A researcher at Hong Kong University has developed a technique that makes it possible to identify many species from a single scoop of water draining out of wet markets. It could help authorities detect trade in endangered marine species.
Hong Kong is well known as a major hub for the global trade in illegal wildlife. As well as smuggling products on, a lot of what arrives is sold in the city itself.
In 2015, a group of scientists from Hong Kong University founded the Conservation Forensics Laboratory in order to provide Hong Kong’s authorities with scientific tools to better investigate and prosecute wildlife and environmental crime.
Headed by Professor Caroline Dingle, the laboratory now has 13 members who specialise in a wide range of disciplines, from law to coral reef ecology.
Working as a research assistant with the laboratory, molecular biologist Johnny Richards developed a forensic tool that could allow the authorities to discreetly monitor Hong Kong’s wet markets for the presence of endangered fish species.
Per head, Hong Kong is Asia’s second largest seafood consumer, behind only Mainland China, and most Hong Kongers regularly purchase their seafood at the city’s more than 200 wet markets.
In 2017, Bloom, a local NGO, together with Choose Right Today, a platform helping Hong Kongers purchase sustainable seafood, produced a report on trade in live reef fish in the wet markets. The report showed “prevalence of threatened species” and called for “urgent and collective conservation action.”
Monitoring what is being traded at the wet markets is clearly critical but it isn’t straightforward. “Traders know what they are selling, and are wary” says Richards. He mentions traders refusing to answer questions and not allowing photographs. The researchers were even chased away on several occasions, though some traders were friendly and willing to talk.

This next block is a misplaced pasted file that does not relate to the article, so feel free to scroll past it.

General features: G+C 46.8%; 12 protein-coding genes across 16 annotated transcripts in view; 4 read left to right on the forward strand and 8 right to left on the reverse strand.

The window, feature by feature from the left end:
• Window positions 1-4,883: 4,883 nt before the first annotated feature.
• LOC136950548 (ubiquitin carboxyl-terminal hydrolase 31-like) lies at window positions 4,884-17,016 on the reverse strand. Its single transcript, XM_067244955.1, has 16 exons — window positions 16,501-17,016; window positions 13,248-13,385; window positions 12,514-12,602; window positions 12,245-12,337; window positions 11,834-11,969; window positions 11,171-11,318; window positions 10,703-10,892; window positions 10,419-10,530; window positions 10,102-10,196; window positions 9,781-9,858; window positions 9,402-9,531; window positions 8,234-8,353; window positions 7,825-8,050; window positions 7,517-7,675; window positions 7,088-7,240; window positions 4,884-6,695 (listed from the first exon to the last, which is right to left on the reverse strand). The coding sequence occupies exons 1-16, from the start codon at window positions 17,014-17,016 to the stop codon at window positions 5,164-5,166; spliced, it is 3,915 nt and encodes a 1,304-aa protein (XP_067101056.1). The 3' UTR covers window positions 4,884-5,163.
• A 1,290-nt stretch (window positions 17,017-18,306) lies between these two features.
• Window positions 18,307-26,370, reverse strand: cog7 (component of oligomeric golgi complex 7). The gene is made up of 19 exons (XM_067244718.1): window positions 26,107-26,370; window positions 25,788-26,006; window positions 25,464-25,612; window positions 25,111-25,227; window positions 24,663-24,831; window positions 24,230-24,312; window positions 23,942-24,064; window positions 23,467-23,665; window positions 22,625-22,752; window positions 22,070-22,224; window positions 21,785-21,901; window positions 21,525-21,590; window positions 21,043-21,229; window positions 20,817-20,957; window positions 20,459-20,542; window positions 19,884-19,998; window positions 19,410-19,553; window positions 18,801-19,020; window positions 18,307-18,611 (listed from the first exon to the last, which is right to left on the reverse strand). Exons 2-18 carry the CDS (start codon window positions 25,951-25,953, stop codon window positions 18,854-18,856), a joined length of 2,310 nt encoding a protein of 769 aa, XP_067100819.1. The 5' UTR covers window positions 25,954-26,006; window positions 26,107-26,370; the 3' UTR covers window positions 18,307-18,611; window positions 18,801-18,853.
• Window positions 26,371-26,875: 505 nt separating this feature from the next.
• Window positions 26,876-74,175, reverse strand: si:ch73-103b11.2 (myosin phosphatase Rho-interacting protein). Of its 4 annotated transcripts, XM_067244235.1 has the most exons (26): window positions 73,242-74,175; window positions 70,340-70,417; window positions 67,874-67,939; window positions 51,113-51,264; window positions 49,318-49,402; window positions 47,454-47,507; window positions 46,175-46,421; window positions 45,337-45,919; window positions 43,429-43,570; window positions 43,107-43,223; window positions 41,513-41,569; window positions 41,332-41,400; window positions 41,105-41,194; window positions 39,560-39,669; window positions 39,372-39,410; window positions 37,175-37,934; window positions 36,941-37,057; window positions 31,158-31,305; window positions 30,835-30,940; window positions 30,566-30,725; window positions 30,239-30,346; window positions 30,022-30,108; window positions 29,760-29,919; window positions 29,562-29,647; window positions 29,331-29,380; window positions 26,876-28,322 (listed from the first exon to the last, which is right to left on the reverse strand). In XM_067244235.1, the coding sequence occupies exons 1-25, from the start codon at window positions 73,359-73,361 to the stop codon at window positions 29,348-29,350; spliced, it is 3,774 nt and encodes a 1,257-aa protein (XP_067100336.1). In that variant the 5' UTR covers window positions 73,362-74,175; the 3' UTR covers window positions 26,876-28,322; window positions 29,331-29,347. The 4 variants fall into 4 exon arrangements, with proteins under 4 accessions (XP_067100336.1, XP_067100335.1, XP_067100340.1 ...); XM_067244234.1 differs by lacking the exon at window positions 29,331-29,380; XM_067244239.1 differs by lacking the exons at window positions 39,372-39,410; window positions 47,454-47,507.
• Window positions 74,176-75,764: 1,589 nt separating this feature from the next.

The tool he has been developing does not alarm them. Nobody even comes to inspect their fish. Investigators, staying out of sight, simply collect small samples of water from drains running from the wet market. Richards collected several samples from each market in order to cover its entire area. He reasoned that the concentration of fish DNA in the drains would be highest in late morning, and timed his sampling accordingly.
The smaller the amount of water needed for the tests, the faster and more discreetly it can be collected. By refining the method of extracting the DNA from the drain water, Richards reduced the amount required to “a single scoop, 50 millilitres” that can be collected in seconds.
The water sample will then be sent to the HKU laboratory, where the DNA is extracted and then used to identify the species that have been in contact with it, revealing what the traders have been selling.
This seemingly straightforward procedure relies on advanced technology.
Wet market drain water contains thousands upon thousands of DNA fragments, including from all the species sold at a typical Hong Kong market – not only fish, but also molluscs, crustaceans, pigs, cows, chickens, turtles and frogs. There will also be DNA of people, dogs and cats mixed in.
Collectively, this DNA is known as eDNA, as it is obtained from environments, such as water or soil, rather than directly from the organisms.
DNA testing technology used only to be capable of processing a single, well-preserved strand of a DNA molecule at one time, and so could not identify which species eDNA came from. The technology now available, however, can separate and identify multiple DNA fragments from different organisms, all at the same time – a process known as metabarcoding.
Richards explains that the main technical challenge in creating his forensic tool was how to extract the DNA material from the highly contaminated drain water that he calls “drain soup”. He says that filtering it was far more difficult than doing so with turbid water from rivers or lakes, probably because of the high quantity of organic solutes – lipids, oil and blood. The result was a very slow DNA filtration process, and the precipitate “full of fats, oils and other gunk.” Once the DNA has been extracted, sequenced and digitised, specialised software can check it against a DNA database of known fish species.